The fur jacket trend doesn’t seem to be fading as autumn slowly turns to winter, and honestly I can’t complain. With all of Mood’s new faux furs hitting the site, I’ve been dying to work with more of them.
My first venture into faux fur sewing was just a couple months ago, with a long vest you can find right here (I also explain the best way to cut and sew with fur!). For this project, I made the body of the jacket almost the exact same way, however I chose to crop it to just 18″. Then, of course, came the sleeves and hood.
To save you some work, I drew up a template of the hood I made. It’s big and cozy, and should fit most adults! Below, I’ll be explaining an easy way to draft a bell sleeve pattern.
- 2 yards Gray Herringbone Faux Fur
- 2 yards Rag & Bone Champagne Viscose Satin
If you’ve never drafted a sleeve before, it’s easiest to alter a sleeve pattern that you already know fits. For this one, I took a pattern piece from a button up shirt. Since, it’s from something more form fitting than a jacket, I thought I might need to change up the top as well, but after measuring the curve and the arm hole of my jacket, I discovered they were both the same length – perfect!
Next, I needed to create the bell shape. I began by cutting 5 evenly spaced, straight lines from the bottom of the sleeve until about 1/4″ from the top.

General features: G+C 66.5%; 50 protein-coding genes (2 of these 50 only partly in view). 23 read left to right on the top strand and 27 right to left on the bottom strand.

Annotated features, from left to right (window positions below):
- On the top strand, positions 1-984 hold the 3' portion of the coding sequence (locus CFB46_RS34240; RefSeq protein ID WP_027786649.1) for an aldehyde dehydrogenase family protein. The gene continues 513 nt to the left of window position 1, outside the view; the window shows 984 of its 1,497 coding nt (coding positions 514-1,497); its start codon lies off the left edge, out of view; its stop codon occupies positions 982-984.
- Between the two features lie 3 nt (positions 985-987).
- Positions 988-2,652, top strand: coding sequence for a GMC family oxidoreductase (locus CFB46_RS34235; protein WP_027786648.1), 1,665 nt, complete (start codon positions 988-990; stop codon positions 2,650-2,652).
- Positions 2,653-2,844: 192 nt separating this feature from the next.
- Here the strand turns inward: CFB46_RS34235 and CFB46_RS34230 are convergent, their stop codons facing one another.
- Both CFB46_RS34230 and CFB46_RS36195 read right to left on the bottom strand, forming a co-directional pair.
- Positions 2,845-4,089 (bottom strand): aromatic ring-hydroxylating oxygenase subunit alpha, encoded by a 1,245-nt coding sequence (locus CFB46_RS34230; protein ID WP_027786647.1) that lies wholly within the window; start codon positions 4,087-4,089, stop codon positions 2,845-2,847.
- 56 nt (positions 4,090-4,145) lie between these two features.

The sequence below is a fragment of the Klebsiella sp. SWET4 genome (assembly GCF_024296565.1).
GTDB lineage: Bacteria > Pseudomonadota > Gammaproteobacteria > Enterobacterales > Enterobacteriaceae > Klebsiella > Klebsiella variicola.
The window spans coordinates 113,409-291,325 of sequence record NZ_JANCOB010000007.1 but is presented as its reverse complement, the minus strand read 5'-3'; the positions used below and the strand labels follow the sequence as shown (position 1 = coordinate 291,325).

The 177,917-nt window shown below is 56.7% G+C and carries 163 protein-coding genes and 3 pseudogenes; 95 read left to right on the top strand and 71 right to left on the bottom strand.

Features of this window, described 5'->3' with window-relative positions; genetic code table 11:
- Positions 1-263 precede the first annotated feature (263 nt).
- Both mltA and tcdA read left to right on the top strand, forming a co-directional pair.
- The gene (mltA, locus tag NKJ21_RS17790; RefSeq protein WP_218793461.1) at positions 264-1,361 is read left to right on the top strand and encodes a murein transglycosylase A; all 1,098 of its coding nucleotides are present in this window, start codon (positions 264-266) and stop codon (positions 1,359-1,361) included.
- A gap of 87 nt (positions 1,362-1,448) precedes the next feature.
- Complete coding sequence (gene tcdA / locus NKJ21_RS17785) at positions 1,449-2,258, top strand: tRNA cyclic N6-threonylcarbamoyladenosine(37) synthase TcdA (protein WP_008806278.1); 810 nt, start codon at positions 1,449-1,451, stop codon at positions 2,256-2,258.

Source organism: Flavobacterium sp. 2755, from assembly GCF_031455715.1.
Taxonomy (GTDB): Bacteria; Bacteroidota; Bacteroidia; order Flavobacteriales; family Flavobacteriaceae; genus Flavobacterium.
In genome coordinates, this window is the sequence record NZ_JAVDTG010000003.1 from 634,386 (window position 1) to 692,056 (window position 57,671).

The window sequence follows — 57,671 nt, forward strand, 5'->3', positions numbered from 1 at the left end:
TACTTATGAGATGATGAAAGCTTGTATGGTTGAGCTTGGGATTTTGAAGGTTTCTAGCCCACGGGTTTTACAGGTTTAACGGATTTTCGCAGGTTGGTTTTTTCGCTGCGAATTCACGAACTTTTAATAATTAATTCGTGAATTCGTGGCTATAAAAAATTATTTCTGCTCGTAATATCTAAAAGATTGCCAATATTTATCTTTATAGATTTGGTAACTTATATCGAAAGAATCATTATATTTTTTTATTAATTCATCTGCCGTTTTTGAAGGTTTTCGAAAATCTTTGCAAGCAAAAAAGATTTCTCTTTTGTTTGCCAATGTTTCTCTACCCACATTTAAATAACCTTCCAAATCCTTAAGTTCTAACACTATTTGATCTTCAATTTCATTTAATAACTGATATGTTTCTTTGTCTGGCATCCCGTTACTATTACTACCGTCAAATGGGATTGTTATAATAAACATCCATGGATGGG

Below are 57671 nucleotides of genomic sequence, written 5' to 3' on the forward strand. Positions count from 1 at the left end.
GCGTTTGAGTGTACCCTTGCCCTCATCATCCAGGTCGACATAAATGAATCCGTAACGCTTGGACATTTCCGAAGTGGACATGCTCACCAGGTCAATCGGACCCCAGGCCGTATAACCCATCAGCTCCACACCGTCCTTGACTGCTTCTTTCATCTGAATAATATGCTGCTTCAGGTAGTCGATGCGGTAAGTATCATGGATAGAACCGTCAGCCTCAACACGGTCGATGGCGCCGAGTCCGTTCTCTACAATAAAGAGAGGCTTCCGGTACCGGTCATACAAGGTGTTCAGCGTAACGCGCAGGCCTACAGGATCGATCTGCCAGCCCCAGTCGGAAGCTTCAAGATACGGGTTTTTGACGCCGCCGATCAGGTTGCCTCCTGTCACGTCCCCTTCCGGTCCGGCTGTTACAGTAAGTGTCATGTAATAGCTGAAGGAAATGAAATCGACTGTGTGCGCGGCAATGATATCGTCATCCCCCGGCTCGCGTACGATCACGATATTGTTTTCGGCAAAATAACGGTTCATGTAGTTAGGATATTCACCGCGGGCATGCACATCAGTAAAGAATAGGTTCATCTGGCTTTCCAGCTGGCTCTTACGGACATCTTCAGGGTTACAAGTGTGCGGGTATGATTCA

Each was then spaced out until I had the desired length at the bottom of the bell. Between the center two strips, I left two inches, then 3″ and 5″ respectively going outward.
The sleeve should be symmetrical, so I did the same measurements on both sides.
Lastly, I just needed to trace and connect the dots. The top and sides are very similar to the original sleeve, but the bottom now creates a slight curve!
Once all the pattern pieces are drafted, they go together pretty easily. The actual sewing of the jacket probably only took an hour. The side hood panels go on either side of the rectangular strip and the whole thing attaches at the neckline of the jacket.
The lining pieces are the same, so they get sewn together similarly. To attach the lining to the fur, I sewed it right-sides together, leaving a small opening along the bottom back to put it right-side out. A quick slip-stitch closed it up!
Love the jacket!!! Beautiful job!
Thank you so much!
Love this! I can’t sew- would you ever consider selling these?
Hi! I am very new to sewing and I want to follow your design and I have a few questions.
1. if i don’t plan on cropping my coat, but instead I want to make it even a few inches longer than the vest that you made- do you think 3 yards would be sufficient?
2. What is the smaller rectangle in your hood template for?
Hi there! Yes, 3 yards would probably be more than enough if you’re only looking to lengthen it by a few inches. And the rectangle in the hood template is for the center panel of the hood. It goes between the two sides. 🙂